IELTS Speaking Sample 45
- Last Updated: Thursday, 05 November 2020 14:07
- Written by IELTS Mentor
- Hits: 22422
IELTS Speaking Mock Test # 45
Part 1: Introduction & Interview
Q. What is your full name?
A. My full name is Vineeth Venugopal. Currently, I am living in the UK but I am originally from Kerala, India, which you may guess from my name.
Q. What do you want me to call you?
A. You can call me "Vineeth" if you like. You can also call me simply "Vinu" which my parents often call me. Even just ‘Vin’ will be fine as my grandmother calls me 'Vin'. That’s going to be easy I reckon!
Q. Do you work or study?
A. I have completed my graduation from a university in India, and now I work as a "medical professional" in the United Kingdom for the time being. A few months ago, I moved to the United Kingdom.
Q. What part of the day are you busy?
A. As a medical professional, I remain busy both during the day and night. However, I am busy in the morning hours most of the time because that's when I need to treat the most complex patients in the hospital. Moreover, whenever I have a meeting with other doctors and hospital management, my time does fly!
Q. What part of the day do you like the most?
A. Well, that would be more than one part of the day! I tend to take a short nap, not a sound sleep, at the noon after my lunch when it is hot outside. After that, I feel refreshed and motivated to work more dedicatedly. That's the time I enjoy a lot. Apart from that, after I return home after a busy workday and get inside my blanket in my room and enjoy reading a book, that's something precious to me. I also like the serenity of the night and when I am off duty, I read books or watch movies. This is also a very special time for me.
Q. How many languages can you speak?
A. I can speak Tamil, Hindi, Malayalam and Urdu very fluently. Those all are local languages in India. Besides, I speak English most of the time as I work in a multicultural environment where people from different languages and countries come and gather. I also know very basic of Arabian language that a few local people here speak. I am not sure how good I am in speaking English, well I can tell you after the IELTS test result... I guess.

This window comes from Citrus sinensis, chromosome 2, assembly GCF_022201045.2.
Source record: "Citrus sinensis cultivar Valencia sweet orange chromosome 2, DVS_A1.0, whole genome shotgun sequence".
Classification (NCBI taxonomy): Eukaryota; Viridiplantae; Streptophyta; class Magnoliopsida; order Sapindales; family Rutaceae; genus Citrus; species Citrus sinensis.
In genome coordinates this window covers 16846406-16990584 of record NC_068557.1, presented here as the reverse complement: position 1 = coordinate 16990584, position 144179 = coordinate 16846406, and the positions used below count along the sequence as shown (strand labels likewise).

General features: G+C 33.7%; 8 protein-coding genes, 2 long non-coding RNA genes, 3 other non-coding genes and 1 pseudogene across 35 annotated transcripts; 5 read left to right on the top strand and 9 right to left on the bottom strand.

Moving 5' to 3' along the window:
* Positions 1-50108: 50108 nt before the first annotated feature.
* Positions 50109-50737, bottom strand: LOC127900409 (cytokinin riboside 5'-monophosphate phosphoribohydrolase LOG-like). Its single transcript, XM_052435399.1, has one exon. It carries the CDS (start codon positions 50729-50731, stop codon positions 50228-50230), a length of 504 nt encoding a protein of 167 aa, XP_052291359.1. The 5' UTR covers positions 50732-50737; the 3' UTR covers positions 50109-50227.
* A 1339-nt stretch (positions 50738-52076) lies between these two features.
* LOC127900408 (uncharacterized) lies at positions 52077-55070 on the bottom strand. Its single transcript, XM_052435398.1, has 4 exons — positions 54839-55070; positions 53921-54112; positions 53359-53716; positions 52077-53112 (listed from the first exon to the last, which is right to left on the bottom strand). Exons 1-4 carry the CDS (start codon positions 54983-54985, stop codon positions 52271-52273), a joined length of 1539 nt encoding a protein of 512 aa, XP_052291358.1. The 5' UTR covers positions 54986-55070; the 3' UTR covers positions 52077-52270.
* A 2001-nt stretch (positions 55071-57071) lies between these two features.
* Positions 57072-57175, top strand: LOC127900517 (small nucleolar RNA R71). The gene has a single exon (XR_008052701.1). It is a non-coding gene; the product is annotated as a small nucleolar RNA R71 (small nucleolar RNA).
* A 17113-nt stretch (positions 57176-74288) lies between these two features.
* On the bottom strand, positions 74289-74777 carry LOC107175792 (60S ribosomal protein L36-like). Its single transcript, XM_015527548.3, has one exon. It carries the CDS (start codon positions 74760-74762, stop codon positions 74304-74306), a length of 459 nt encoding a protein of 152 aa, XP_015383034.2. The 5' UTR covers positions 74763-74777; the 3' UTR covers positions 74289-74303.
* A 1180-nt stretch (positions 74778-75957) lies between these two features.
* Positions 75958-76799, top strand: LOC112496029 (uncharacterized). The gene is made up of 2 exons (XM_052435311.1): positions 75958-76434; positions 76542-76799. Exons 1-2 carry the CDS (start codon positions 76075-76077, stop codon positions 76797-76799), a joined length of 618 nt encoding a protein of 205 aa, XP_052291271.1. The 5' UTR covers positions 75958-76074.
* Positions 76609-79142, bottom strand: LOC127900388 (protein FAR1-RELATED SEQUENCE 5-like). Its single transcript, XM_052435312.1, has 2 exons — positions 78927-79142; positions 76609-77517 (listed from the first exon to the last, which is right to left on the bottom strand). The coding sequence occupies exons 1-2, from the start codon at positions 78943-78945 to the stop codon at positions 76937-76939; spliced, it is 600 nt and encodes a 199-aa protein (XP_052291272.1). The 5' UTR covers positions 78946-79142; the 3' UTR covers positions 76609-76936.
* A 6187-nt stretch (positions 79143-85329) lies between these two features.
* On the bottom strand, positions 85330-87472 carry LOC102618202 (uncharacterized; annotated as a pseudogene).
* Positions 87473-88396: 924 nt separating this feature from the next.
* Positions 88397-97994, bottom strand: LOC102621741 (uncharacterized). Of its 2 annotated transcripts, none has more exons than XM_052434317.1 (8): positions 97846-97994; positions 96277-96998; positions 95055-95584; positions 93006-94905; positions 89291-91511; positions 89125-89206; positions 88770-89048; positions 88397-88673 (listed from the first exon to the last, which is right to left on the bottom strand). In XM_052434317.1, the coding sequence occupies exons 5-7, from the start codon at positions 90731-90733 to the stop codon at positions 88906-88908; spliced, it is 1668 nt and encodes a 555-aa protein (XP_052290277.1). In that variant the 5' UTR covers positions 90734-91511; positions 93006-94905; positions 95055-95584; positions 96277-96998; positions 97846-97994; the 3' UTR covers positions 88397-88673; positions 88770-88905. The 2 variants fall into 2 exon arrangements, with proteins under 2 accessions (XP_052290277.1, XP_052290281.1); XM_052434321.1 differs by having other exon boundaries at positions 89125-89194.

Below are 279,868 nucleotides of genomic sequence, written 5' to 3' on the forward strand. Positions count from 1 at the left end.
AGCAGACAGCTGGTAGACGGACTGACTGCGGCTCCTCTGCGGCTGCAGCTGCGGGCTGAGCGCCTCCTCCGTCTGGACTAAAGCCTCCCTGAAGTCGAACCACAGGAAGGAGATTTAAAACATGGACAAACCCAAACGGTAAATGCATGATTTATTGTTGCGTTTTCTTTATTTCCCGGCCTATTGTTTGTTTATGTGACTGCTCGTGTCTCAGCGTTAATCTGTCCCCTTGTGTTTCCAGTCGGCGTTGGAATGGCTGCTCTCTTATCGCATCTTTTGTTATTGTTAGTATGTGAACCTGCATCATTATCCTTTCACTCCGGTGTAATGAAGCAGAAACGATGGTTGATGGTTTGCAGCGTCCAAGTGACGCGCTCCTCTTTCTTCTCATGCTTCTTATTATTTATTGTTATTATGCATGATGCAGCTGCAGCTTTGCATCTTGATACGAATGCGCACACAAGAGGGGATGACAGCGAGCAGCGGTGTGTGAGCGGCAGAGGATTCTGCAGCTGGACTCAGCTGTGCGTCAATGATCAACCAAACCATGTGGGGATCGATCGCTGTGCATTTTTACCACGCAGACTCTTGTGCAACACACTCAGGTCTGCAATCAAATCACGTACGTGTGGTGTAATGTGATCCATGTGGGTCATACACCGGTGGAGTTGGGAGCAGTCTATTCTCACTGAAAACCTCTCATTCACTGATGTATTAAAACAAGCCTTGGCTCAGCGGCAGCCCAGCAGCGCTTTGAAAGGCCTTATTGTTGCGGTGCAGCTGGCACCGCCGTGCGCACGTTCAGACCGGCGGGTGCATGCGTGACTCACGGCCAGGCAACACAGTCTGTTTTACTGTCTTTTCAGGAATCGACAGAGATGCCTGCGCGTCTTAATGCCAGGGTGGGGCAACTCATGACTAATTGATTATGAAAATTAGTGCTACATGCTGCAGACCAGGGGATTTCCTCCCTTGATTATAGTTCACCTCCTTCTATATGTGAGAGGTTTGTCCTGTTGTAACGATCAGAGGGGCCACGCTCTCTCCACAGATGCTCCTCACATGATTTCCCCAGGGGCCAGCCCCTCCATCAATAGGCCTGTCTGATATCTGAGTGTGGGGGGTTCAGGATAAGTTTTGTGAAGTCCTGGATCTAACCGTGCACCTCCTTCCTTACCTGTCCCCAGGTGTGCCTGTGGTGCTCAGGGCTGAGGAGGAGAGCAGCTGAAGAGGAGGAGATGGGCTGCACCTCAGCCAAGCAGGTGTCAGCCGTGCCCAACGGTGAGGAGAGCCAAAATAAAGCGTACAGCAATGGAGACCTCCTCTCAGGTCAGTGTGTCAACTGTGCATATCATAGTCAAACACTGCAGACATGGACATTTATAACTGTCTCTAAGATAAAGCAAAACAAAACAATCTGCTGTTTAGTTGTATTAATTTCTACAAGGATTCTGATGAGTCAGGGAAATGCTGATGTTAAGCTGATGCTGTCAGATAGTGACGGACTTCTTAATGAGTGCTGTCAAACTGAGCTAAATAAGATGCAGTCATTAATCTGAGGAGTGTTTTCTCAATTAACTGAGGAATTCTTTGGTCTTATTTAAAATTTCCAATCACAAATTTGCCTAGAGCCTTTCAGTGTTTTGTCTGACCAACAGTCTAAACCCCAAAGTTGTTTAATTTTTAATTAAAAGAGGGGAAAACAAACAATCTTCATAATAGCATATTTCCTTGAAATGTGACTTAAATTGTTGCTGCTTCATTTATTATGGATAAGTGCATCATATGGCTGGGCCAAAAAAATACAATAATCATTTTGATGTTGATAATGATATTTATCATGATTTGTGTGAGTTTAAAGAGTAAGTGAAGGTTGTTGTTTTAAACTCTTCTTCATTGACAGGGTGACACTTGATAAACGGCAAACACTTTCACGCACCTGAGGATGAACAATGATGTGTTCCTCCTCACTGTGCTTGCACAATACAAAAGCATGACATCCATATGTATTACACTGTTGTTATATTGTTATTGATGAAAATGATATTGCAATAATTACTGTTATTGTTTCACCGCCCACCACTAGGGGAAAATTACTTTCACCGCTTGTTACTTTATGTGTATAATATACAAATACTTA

Q. What are the languages that you will love to learn in the future? Why?
A. I would love to learn English more efficiently as I need to use this language most of the time. Given an opportunity, I would love to learn new languages like French with which I suppose I would be wobbling around in a few years from now, as I aspire to immigrate to Canada where it is a predominant language apart from English. Learning a new language always comes with a bonus to communicate, I believe.
Part 2: Cue Card/ Candidate Task Card
Describe a job that you would like to try.
You should say:
- what job it is
- what skills are necessary to do this job
- if it is a good job or not
and explain why you would like to work in this job.
[You will have to talk about the topic for 1 to 2 minutes. You have one minute to think about what you are going to say. You can make some notes to help you if you wish. ]
Q. Is it easy to work in that job?
A. I would say definitely ‘No’. This job has never been easy nor will be as there are no definite protocols to help you all the time during your job. It is basically your conscience and presence of mind, your gut feelings, a daring attitude that are gonna help you come out of it. Not many people would dare to get engaged in such a job. It requires the utmost passion and mentality to embrace the unknown and challenges. All you can expect from this job is the "unexpected"!
Q. Are many people working nowadays in that field?
A. Not many people are working in this profession, but yes, one could easily find many amateur explorers on YouTube, and all. I have neither heard of any school or institution for studying such skills nor about people who can get the necessary training for an explorer job. Many are into this as part-timers or they see it as a hobby and passion. But as a mainstream profession on exploring, we will seldom find people in this profession, at least in my country.
Part 3: Details Discussion
Q. What is the most common way to get a job in your country?